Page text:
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Russian coronavirus vaccine to be tested on ferrets and primates

Novosibirsk’s Vector Institute, which has developed a prototype of the coronavirus vaccine, will test it first on the most sensitive lab animals – lower primates and ferrets, Vector Institute Deputy Chairwoman on Research Yelena Gavrilova said on TV Friday.

Earlier reports indicated that Vector has developed a prototype coronavirus vaccine. Now, it will be tested on the sensitive lab animals. It would allow determining the most effective dosage, frequency and administration method of the vaccine, TASS reports.

“Currently, we have both vaccines based on known recombinant viruses and synthetic vaccine, developed on six separate technological platforms. We have already began experiments on animal lab models. Immediately after we got our hands on the living virus, we conducted studies on getting sensitive lab models, which turned out to be ferrets and lower primates. Now that we have vaccine prototypes, we test them on the lab animals,” Gavrilova said.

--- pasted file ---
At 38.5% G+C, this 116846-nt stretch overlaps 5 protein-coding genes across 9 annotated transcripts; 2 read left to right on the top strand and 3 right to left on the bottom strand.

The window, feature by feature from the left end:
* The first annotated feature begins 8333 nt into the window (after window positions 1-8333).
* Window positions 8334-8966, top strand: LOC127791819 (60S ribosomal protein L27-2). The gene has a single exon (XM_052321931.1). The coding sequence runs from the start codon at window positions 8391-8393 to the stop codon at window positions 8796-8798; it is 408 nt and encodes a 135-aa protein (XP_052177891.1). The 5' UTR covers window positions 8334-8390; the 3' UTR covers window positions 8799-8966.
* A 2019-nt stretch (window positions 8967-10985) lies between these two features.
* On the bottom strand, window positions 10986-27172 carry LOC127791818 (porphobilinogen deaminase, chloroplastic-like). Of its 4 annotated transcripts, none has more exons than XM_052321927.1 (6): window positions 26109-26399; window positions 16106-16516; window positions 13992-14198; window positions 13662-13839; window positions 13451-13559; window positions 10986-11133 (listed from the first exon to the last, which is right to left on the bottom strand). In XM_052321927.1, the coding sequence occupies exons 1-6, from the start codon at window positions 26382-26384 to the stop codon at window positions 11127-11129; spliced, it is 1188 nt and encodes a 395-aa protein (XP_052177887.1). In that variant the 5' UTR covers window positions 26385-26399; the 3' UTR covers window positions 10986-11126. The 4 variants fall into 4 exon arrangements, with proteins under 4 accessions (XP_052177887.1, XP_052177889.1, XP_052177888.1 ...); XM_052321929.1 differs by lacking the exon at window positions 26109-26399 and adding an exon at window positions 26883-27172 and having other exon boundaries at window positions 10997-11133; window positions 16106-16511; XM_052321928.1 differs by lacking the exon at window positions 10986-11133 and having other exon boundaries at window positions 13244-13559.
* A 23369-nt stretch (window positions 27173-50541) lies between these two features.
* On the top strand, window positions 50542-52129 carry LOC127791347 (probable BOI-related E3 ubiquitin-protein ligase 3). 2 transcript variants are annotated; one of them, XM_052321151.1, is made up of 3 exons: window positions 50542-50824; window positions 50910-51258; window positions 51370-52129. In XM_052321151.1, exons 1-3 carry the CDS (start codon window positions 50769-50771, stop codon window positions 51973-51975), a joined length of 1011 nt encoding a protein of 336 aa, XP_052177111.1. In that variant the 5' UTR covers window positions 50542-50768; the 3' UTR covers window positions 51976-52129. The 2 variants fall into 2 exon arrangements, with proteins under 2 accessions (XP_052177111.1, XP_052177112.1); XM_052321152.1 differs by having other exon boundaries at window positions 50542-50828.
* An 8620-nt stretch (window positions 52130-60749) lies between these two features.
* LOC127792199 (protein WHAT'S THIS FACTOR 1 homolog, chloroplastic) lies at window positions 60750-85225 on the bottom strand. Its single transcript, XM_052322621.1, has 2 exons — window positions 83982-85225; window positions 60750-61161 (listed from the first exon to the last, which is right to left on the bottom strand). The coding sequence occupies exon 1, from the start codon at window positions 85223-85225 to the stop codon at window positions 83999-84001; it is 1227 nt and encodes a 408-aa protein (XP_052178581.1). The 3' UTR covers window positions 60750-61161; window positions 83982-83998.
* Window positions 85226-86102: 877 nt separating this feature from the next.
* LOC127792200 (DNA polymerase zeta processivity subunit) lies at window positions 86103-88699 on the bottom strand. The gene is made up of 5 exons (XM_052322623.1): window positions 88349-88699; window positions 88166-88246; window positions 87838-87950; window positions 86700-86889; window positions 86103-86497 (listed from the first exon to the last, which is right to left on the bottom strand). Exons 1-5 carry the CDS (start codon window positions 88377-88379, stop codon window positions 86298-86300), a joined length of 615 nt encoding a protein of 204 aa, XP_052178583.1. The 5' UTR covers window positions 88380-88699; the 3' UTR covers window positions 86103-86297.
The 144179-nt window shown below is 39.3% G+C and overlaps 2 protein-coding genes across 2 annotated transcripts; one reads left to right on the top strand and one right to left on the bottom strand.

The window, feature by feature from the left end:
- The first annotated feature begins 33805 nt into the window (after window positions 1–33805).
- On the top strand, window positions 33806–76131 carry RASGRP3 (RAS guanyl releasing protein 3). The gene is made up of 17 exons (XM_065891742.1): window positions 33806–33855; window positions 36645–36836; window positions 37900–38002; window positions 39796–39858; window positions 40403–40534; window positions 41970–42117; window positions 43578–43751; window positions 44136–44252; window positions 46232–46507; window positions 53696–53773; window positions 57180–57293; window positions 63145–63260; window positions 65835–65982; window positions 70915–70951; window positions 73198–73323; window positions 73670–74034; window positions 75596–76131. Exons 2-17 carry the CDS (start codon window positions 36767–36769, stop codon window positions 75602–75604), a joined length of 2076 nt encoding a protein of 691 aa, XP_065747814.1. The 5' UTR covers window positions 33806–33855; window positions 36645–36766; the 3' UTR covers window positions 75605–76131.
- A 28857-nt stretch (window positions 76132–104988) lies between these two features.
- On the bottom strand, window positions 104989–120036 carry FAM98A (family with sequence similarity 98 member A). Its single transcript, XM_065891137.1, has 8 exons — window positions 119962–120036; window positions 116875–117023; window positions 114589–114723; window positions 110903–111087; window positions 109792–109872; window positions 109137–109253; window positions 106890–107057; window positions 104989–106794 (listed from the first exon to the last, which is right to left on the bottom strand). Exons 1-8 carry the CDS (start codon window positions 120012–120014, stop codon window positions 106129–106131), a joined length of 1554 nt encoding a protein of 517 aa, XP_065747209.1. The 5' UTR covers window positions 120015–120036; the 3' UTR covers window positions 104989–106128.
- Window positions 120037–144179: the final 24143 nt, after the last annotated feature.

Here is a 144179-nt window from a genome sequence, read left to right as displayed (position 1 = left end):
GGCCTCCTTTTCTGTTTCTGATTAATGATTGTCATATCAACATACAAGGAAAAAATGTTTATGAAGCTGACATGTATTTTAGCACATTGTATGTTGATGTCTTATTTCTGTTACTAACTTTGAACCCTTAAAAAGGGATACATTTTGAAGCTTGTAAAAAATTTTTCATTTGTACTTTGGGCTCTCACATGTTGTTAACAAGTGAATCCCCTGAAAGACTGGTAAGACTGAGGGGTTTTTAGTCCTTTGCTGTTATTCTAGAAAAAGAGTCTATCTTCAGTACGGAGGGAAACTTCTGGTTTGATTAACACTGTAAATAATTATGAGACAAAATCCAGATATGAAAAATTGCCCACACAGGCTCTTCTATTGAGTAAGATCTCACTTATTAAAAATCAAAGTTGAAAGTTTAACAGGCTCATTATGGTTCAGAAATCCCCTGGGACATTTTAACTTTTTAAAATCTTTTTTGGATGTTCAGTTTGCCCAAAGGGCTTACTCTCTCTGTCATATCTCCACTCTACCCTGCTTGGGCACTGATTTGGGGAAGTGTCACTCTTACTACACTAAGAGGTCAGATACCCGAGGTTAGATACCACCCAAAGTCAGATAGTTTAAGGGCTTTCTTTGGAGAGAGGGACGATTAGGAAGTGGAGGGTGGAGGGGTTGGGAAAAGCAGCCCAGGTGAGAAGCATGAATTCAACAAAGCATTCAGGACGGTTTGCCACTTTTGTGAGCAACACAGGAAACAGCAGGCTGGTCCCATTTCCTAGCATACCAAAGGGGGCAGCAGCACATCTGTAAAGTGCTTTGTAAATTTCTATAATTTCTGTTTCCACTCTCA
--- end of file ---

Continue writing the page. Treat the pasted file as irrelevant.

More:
In late December 2019, Chinese authorities notified the World Health Organization (WHO) about the outbreak of a previously unknown pneumonia in the city of Wuhan, central China. Since then, cases of the novel coronavirus – named COVID-19 by the WHO – have been reported in more than 140 countries, including Russia.

On March 11, the WHO declared the outbreak of a global pandemic. As of now, over 230,000 people have been infected around the world and about 10,000 have died. Russia has identified 199 cases so far.

The Vector Institute of Virology and Biotechnology, created in 1974, is one of the world’s largest organizations of its kind. Initially, it studied deadly diseases, such as anthrax and tularemia. Now, Vector develops means of infection diseases diagnosis and treatment under the Federal Service for Surveillance on Consumer Rights Protection and Human Wellbeing (Rospotrebnadzor, Russian sanitary watchdog). In particular, the Institute specialists work on swine flu, HIV and Ebola vaccines.